There are various ways by which the infection can reach the breast. Tuberculous involvement of breast occurs either by direct inoculation of bacilli through an abrasion in the nipple, which is quite rare, or commonly via lymphatic, haematogenous or contiguous seeding. [2, 3] The lymphatic route is most likely to be involved, which occurs by retrograde extension from axillary lymph nodes. Contiguous spread occurs from ribs, pleural space or rectus sheath, or from an intra-abdominal source. Hematogenous spread is rare and occurs in case of disseminated tuberculosis. The pathological concepts underlying tuberculosis of the breast have evolved over a period of time. Many attempts have been made to classify lesions of tuberculosis of breast pathologically. The traditional classification described five forms of tuberculosis of the breast.  The nodular form is the commonest, presenting as nodular mass, which progresses to involve the skin, eventually leading to sinuses. The diffuse or disseminated form involves the entire breast, which casemates, leading to ulceration and discharging sinuses. Ipsilateral lymphadenopathy is commonly seen. The third type is the sclerosing variety which demonstrates extensive fibrosis rather than caseation rendering the entire breast hard with a retracted nipple. This pattern is commonly mistaken for carcinoma of the breast. The next forms are tuberculous mastitis obliterans, wherein duct infection produces proliferation of the lining epithelium and marked periductal fibrosis. The ducts are usually obliterated. Acute miliary tuberculous mastitis, which is the last variant, is a part of generalised miliary tuberculosis. Both these forms are rarely seen nowadays. Hence this has led to the modification of this traditional classification system, wherein only three categories are described viz., nodular, disseminated and abscess variety , the nodular and disseminated variety being commonly seen. In the cases presented, the lesion in case 1 was of the nodular variety, whereas the lesion in case 2 was of the disseminated type.
The disease is usually seen in women of active reproductive age, who are multiparous, lactating or have past history of suppurative mastitis. It is also frequently seen in patients suffering from AIDS. [4, 5] The duration of symptoms prior to diagnosis may be prolonged. The commonest clinical presentation is a solitary ill-defined unilateral lump which at times may be quite firm, occupying the central or upper outer quadrant of the breast. The lump is freely mobile, thereby simulating a fibroadenoma of the breast. Caseation leading to suppuration and sinus formation mimics suppurative lesions of the breast such as breast abscess. The lesion at times could be indistinguishable from cancer due to its irregular and hard consistency or even due to its fixity to the chest wall. Nipple retraction, peau d’orange and involvement of axillary lymph nodes is diagnostic of carcinomatous lesions, whereas constitutional symptoms such as low-grade fever, malaise and anorexia accompanied by a mobile lump, multiple sinuses but an intact nipple areola complex are diagnostic of tuberculosis.  Past history of tuberculosis may be supportive in the diagnosis of tuberculosis. Co-existence of carcinoma and tuberculosis has also been reported making the diagnosis more intricate. [6, 7]
Hematological investigations may not be of much help. A raised ESR may be the only positive finding in the majority of cases as in the cases presented.
Radiological investigations are only suggestive. There are no pathognomonic radiological signs in tuberculosis. USG usually reveals heterogeneous, hypoechoic irregular masses with internal echoes, or sometimes thick-walled cystic lesions that show internal echoes or posterior acoustic shadowing. 
Mammography may reveal a dense sinus tract connecting an ill-defined breast mass to a localized skin thickening described as sinus tract sign which is diagnostic of tuberculous breast abscess. [8, 9]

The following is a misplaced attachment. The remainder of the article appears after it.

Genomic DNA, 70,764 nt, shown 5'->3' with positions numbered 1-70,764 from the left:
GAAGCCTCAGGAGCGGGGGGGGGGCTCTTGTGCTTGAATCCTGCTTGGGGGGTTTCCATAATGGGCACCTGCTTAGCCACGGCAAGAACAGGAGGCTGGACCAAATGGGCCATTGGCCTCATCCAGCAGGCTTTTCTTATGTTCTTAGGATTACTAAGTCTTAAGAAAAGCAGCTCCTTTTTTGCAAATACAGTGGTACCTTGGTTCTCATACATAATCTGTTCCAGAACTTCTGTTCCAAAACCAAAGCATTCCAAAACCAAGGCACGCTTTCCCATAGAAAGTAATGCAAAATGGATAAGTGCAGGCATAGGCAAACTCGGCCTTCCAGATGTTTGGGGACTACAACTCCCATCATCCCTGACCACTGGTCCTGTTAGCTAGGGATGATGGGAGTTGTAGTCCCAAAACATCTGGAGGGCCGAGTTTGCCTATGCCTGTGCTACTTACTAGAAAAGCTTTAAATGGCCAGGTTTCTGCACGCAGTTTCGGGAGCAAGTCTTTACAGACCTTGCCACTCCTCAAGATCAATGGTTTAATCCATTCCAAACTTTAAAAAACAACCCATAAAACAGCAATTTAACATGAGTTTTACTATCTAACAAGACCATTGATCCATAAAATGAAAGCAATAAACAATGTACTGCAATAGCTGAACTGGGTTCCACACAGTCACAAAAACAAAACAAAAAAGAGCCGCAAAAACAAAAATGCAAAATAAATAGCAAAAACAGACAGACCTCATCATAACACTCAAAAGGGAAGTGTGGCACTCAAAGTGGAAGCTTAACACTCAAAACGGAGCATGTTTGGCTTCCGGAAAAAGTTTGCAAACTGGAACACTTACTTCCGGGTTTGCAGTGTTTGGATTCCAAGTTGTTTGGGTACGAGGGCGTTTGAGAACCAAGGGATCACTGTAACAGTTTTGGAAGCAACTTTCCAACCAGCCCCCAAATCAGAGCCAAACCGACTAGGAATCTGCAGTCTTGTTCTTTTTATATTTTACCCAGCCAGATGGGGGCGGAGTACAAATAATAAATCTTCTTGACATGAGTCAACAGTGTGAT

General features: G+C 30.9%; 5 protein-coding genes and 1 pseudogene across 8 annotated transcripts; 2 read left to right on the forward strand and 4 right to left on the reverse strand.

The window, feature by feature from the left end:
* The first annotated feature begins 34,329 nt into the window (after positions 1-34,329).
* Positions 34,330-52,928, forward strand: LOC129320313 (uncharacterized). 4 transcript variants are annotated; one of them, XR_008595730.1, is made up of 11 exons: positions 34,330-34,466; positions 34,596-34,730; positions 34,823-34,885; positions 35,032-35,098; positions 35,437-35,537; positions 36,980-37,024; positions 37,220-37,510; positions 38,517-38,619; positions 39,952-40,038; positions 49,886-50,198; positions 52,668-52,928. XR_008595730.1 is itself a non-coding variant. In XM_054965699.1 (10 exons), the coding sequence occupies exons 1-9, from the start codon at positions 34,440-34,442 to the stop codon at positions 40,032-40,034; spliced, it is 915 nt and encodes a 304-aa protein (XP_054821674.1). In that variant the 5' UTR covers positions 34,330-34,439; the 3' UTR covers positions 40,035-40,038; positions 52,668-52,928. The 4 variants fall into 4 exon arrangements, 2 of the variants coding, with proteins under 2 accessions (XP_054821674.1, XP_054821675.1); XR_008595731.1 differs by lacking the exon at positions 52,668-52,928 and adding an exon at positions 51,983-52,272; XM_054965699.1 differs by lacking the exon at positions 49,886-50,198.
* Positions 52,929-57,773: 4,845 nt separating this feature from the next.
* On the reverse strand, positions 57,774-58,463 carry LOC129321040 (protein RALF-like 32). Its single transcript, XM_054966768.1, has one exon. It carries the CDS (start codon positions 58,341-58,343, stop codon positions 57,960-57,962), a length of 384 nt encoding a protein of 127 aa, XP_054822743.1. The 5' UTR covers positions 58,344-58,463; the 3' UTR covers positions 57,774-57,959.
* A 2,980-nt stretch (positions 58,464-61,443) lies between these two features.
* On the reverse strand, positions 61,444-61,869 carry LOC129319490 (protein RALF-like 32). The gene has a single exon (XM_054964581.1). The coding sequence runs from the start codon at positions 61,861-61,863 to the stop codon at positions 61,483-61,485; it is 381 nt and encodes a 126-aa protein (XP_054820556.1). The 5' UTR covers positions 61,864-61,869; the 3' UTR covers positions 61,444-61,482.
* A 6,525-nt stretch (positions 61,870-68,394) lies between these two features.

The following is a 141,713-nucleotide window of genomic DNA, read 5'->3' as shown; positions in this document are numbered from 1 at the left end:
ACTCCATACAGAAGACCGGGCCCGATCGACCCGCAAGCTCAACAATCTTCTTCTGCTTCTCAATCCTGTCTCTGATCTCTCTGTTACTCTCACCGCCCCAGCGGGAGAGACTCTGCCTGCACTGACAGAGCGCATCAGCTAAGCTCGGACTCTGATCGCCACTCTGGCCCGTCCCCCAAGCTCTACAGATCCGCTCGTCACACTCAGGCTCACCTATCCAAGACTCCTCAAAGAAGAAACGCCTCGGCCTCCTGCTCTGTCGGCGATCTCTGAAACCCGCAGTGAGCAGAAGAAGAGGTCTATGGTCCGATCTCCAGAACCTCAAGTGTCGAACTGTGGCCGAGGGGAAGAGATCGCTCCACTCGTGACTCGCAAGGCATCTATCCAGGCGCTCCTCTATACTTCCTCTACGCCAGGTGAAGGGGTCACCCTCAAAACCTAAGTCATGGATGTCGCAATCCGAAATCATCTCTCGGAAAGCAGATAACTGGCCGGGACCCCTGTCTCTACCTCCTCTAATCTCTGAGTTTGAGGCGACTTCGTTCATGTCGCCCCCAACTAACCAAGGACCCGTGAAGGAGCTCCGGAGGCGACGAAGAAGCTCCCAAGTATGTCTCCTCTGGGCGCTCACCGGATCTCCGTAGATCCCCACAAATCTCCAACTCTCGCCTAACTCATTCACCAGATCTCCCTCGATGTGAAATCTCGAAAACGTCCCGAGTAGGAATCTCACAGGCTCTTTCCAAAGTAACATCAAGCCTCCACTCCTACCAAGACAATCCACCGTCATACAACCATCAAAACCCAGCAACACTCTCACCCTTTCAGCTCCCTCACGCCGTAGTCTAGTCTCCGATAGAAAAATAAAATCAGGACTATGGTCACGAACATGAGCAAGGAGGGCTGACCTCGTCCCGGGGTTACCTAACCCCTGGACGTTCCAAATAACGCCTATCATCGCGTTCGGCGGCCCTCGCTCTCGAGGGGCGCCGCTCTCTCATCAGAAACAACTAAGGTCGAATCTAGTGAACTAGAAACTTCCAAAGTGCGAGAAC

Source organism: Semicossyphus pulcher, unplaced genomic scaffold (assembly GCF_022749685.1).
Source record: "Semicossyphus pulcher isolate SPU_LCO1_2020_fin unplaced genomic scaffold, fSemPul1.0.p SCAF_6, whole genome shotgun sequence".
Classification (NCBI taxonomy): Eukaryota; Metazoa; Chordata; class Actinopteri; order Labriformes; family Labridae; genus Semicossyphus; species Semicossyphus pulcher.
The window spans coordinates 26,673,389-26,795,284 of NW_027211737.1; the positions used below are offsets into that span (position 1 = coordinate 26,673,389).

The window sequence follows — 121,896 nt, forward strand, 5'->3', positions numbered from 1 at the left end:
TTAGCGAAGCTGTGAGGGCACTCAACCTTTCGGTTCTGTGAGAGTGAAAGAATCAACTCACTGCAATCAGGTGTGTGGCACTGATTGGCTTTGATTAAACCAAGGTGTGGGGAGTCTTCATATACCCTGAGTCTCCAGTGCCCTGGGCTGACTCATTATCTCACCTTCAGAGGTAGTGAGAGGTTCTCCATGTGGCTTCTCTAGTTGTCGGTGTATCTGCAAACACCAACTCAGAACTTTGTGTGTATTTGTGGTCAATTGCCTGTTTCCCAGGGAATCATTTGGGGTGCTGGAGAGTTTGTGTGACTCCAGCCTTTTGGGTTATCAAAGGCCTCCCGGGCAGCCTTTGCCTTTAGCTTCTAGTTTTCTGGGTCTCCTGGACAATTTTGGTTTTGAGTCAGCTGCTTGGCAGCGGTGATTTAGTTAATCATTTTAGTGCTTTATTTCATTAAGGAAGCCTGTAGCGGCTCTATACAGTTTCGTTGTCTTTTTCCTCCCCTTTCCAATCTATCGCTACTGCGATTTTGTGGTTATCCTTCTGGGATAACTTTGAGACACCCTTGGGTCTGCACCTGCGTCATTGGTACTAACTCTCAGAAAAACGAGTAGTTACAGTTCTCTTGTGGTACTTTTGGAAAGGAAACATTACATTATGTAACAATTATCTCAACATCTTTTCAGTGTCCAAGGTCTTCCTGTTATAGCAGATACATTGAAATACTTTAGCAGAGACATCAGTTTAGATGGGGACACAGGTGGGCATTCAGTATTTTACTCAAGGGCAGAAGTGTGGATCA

CT scan is useful in differentiation of primary from secondary tuberculosis of the breast. It is especially useful in evaluation of the relation of deeply located lesions within the chest wall and pleura including the parenchyma of the lung. 
MRI may reveal smooth or irregular bright signal intensity on T2-weighted images suggesting a breast abscess. The finding being nonspecific, its diagnostic utility is restricted only to extramammary lesions. 
FNAC is the most promising investigation.  FNAC will show typical epitheloid granulomas and even necrosis. [11, 12] In the cases presented, FNAC was diagnostic. Advantages of FNAC are that it is easily available, cost effective and has a high diagnostic efficacy. When the diagnosis is equivocal, an excision biopsy may be required to confirm it. Excision biopsy also enables an elaborate study of the specimen, which may help in picking up a concomitant carcinoma. 
The detection of AFBs in culture specimens or discharges is the most confirmatory test. However, for this the smear should contain more than 10,000 organisms /ml. This may not be possible in all specimens. Amplification tests may be useful in achieving the purpose , but availability of these amplification tests becomes a severe limiting factor. The specificity of amplification tests is quite high. Polymerase chain reaction is another test which may help.  However, the diagnostic yield of this test is still debatable.
Medical therapy is the mainstay of treatment. [1, 4, 5, 10] The treatment can be divided into two phases: an intense phase lasting for 2 months comprising four drugs; rifampicin, isoniazid, ethambutol and pyrazinamide; this is followed by the continuation phase comprising two drugs; rifampicin and isoniazid, which should be continued for a period of 7 months. Various reports claim that a 4-month continuation phase is good enough. However, it is a safe practice to have a complete 9-month course to avoid the resurgence of resistant organisms.
Surgery has a very limited role to play in the treatment of breast tuberculosis. [5, 10] It is restricted to residual masses persisting after a complete course of chemotherapy or for drainage of cold abscesses.
Tuberculosis of the breast is a disease seen in women belonging to the active reproductive age group. Various modes of presentation can closely mimic a wide spectrum of diseases affecting the beast ranging from sepsis to carcinoma. Radiological investigations have limited diagnostic value. FNAC is the most promising diagnostic tool. Medical therapy is the mainstay of treatment with surgery restricted only to complicated cases.